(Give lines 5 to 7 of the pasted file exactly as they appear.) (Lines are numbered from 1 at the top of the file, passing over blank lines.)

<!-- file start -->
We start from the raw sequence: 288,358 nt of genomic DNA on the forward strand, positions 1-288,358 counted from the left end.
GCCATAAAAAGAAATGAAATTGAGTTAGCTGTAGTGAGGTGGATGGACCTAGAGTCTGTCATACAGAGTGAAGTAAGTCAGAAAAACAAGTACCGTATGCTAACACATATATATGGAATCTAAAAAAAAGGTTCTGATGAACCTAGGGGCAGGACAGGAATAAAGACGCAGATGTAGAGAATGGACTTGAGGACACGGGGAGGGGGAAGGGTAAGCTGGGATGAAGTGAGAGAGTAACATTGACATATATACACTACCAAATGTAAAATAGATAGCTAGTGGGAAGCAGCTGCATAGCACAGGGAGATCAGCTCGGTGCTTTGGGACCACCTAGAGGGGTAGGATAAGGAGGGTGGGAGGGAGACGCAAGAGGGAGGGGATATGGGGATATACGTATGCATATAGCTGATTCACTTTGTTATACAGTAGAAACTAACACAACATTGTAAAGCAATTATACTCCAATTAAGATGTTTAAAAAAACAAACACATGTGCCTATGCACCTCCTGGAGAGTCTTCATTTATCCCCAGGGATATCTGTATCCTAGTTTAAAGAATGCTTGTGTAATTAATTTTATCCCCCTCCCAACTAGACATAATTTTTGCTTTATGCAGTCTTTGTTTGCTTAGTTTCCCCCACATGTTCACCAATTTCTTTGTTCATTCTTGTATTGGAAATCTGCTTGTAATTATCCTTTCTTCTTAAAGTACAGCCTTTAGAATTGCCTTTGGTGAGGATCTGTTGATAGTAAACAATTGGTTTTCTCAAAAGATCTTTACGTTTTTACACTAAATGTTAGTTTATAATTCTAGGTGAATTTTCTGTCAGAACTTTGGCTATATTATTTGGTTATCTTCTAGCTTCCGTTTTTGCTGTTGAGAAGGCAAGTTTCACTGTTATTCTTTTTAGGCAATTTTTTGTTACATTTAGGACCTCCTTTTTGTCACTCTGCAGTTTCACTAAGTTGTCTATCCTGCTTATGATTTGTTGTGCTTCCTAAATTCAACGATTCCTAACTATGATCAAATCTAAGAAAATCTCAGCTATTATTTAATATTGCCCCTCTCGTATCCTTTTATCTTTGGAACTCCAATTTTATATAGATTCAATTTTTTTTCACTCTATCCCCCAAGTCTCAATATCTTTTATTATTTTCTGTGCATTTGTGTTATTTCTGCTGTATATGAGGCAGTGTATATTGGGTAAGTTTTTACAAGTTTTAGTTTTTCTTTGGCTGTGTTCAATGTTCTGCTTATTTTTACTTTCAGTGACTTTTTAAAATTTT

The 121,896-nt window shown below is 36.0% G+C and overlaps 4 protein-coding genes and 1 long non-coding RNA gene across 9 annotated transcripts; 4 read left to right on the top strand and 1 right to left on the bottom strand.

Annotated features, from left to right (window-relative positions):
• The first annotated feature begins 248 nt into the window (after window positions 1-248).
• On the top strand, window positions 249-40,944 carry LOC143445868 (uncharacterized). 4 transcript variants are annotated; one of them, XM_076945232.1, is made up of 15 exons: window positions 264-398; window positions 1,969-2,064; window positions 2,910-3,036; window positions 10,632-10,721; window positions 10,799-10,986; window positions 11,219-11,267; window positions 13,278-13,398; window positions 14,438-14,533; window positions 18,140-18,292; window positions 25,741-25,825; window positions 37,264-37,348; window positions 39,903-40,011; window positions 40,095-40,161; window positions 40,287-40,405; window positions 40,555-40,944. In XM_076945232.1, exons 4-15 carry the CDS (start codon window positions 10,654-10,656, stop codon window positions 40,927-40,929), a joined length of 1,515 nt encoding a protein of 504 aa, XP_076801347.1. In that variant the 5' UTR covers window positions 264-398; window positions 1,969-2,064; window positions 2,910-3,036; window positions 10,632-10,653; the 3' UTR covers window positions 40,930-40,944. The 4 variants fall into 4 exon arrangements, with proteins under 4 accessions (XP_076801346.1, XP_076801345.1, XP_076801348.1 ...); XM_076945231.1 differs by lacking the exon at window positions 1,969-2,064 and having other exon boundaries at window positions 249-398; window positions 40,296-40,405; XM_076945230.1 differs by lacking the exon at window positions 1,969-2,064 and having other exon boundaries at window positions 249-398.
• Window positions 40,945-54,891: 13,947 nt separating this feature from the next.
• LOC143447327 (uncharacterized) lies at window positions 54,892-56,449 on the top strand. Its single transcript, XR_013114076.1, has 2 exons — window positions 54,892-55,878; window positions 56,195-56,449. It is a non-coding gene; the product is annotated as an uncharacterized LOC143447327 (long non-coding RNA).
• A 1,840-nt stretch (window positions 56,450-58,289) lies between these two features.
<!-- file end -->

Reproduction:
• The first annotated feature begins 248 nt into the window (after window positions 1-248).
• On the top strand, window positions 249-40,944 carry LOC143445868 (uncharacterized). 4 transcript variants are annotated; one of them, XM_076945232.1, is made up of 15 exons: window positions 264-398; window positions 1,969-2,064; window positions 2,910-3,036; window positions 10,632-10,721; window positions 10,799-10,986; window positions 11,219-11,267; window positions 13,278-13,398; window positions 14,438-14,533; window positions 18,140-18,292; window positions 25,741-25,825; window positions 37,264-37,348; window positions 39,903-40,011; window positions 40,095-40,161; window positions 40,287-40,405; window positions 40,555-40,944. In XM_076945232.1, exons 4-15 carry the CDS (start codon window positions 10,654-10,656, stop codon window positions 40,927-40,929), a joined length of 1,515 nt encoding a protein of 504 aa, XP_076801347.1. In that variant the 5' UTR covers window positions 264-398; window positions 1,969-2,064; window positions 2,910-3,036; window positions 10,632-10,653; the 3' UTR covers window positions 40,930-40,944. The 4 variants fall into 4 exon arrangements, with proteins under 4 accessions (XP_076801346.1, XP_076801345.1, XP_076801348.1 ...); XM_076945231.1 differs by lacking the exon at window positions 1,969-2,064 and having other exon boundaries at window positions 249-398; window positions 40,296-40,405; XM_076945230.1 differs by lacking the exon at window positions 1,969-2,064 and having other exon boundaries at window positions 249-398.
• Window positions 40,945-54,891: 13,947 nt separating this feature from the next.